Biology & Reproduction
The name House Cricket comes from them commonly entering a home where they can survive indefinitely. They’ll live outdoors, mostly in garbage dumps, if the weather is warm. When the weather starts to get colder is when they’ll start infesting homes and sheds. They’re especially annoying because they’re active mainly at night and make their presence known by through chirping noises. Their chirping is used to attract females. If eggs are laid outdoors they’ll hatch in late spring and adults will emerge in the summer, with an average of 728 laid eggs. If indoors, they’ll lay about 104 eggs in cracks and crevices.
House crickets usually come indoors for warmth and moisture. They’re attracted to bright lights and will be found in large numbers surrounding them. They’ll feed primarily on plants and dead or living insects, including other crickets. Inside, they’ll feed on different fabrics including wool, cotton, silk, and synthetics. Unlike other fabric pests, these crickets will eat large portions of the fabrics. This can cause a lot of damage to clothing and even carpets.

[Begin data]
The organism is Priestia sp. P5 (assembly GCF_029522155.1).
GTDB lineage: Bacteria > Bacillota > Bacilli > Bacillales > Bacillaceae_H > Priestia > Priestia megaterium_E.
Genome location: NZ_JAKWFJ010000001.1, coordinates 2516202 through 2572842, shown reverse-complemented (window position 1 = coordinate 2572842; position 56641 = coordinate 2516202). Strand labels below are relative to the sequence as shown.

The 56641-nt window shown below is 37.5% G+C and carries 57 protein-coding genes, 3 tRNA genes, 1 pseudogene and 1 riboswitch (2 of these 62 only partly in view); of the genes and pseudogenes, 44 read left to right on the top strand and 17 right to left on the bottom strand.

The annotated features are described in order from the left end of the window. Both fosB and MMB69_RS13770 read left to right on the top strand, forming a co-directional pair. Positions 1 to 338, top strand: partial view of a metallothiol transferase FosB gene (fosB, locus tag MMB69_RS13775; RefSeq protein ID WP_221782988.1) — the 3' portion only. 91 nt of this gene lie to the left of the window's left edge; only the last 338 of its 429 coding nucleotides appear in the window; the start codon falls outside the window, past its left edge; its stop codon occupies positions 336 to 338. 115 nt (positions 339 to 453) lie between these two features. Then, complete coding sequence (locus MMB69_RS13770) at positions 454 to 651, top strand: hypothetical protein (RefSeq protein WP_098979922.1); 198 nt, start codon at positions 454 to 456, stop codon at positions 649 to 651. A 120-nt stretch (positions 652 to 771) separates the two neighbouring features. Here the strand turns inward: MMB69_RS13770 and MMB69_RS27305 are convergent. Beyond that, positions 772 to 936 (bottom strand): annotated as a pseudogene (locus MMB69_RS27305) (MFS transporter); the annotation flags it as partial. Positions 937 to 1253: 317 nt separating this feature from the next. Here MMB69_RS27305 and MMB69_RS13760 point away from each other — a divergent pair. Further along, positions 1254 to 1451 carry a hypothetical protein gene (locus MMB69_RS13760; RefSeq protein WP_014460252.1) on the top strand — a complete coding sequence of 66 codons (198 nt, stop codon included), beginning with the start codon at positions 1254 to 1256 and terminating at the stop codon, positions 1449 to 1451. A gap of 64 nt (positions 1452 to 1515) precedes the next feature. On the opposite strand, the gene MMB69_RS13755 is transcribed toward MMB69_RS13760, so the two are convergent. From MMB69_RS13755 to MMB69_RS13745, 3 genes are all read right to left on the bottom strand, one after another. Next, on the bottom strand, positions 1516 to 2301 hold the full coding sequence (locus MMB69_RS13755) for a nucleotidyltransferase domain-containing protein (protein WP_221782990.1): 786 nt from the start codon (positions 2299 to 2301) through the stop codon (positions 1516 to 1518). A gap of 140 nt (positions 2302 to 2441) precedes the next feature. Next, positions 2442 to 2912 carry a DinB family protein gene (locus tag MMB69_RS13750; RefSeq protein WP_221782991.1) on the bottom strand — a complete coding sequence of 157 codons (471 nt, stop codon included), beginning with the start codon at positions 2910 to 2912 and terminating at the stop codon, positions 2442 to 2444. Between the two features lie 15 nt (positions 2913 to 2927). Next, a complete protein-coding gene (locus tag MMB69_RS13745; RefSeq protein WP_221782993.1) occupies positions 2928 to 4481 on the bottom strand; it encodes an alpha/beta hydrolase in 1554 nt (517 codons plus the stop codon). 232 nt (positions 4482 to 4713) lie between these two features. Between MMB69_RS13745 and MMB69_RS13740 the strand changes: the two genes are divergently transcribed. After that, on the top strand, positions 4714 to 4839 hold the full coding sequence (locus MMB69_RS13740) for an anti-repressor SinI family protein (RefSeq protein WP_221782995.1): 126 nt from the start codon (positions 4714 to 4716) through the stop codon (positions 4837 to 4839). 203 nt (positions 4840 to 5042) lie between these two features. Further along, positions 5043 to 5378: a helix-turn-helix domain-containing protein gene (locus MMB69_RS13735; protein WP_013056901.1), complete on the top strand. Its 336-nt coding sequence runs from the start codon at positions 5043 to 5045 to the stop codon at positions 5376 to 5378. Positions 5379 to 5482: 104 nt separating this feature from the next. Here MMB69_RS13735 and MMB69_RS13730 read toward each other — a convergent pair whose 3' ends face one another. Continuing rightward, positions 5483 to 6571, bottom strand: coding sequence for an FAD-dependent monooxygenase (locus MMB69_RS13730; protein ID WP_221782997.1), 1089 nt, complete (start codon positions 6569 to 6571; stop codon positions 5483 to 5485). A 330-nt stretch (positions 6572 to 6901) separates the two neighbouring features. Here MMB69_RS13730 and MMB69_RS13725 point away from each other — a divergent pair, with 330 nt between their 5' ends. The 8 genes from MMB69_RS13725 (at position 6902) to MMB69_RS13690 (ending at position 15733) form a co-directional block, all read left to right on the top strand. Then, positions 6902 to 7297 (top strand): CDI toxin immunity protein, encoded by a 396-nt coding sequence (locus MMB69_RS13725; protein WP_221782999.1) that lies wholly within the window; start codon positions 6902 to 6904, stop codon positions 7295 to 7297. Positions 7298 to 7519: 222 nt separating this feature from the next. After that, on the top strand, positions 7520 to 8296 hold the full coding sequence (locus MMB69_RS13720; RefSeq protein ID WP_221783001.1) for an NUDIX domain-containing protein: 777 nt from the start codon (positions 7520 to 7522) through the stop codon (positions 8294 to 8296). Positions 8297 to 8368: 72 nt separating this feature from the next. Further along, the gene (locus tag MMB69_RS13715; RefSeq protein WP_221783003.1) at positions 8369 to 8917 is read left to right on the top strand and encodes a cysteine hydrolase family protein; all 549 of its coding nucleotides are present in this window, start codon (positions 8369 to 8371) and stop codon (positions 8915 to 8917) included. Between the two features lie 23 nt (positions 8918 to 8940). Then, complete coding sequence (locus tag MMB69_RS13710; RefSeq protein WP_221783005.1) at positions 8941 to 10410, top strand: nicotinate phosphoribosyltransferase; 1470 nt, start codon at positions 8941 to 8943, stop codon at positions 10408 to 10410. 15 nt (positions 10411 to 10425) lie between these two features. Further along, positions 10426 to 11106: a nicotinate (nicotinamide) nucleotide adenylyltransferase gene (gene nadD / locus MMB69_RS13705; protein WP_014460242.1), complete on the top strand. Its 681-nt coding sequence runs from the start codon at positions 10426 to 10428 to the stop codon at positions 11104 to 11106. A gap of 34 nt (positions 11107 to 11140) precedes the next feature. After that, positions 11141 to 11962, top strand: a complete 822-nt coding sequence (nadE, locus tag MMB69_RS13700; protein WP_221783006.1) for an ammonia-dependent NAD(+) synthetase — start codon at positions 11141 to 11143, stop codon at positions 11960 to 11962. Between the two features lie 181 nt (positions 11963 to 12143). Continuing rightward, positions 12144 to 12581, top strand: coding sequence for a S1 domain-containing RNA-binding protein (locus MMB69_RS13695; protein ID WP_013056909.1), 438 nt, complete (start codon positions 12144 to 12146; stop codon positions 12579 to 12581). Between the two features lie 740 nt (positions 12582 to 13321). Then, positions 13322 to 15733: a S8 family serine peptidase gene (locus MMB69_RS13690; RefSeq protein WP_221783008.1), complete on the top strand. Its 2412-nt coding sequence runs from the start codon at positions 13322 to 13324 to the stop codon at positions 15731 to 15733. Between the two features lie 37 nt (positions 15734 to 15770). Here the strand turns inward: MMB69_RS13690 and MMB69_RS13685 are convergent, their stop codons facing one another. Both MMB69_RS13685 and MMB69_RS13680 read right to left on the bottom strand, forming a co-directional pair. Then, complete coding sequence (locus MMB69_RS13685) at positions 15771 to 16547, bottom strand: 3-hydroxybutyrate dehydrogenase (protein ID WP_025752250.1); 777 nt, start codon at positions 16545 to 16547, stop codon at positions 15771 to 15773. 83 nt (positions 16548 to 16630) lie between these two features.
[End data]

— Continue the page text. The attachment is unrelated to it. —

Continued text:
Cricket control starts outdoors by eliminating moisture. Mowing the lawn, weeding plant beds, and removing woodpiles from the sides of the house will help deter them. Changing outdoor lights to a low light will help. Seal points of entry such as around window frames, doors, screen windows, and any other holes. Of course these things will only aid in prevention. A full blown infestation will require the work of a professional. Give our office staff a call and arrange an appointment for cricket treatment.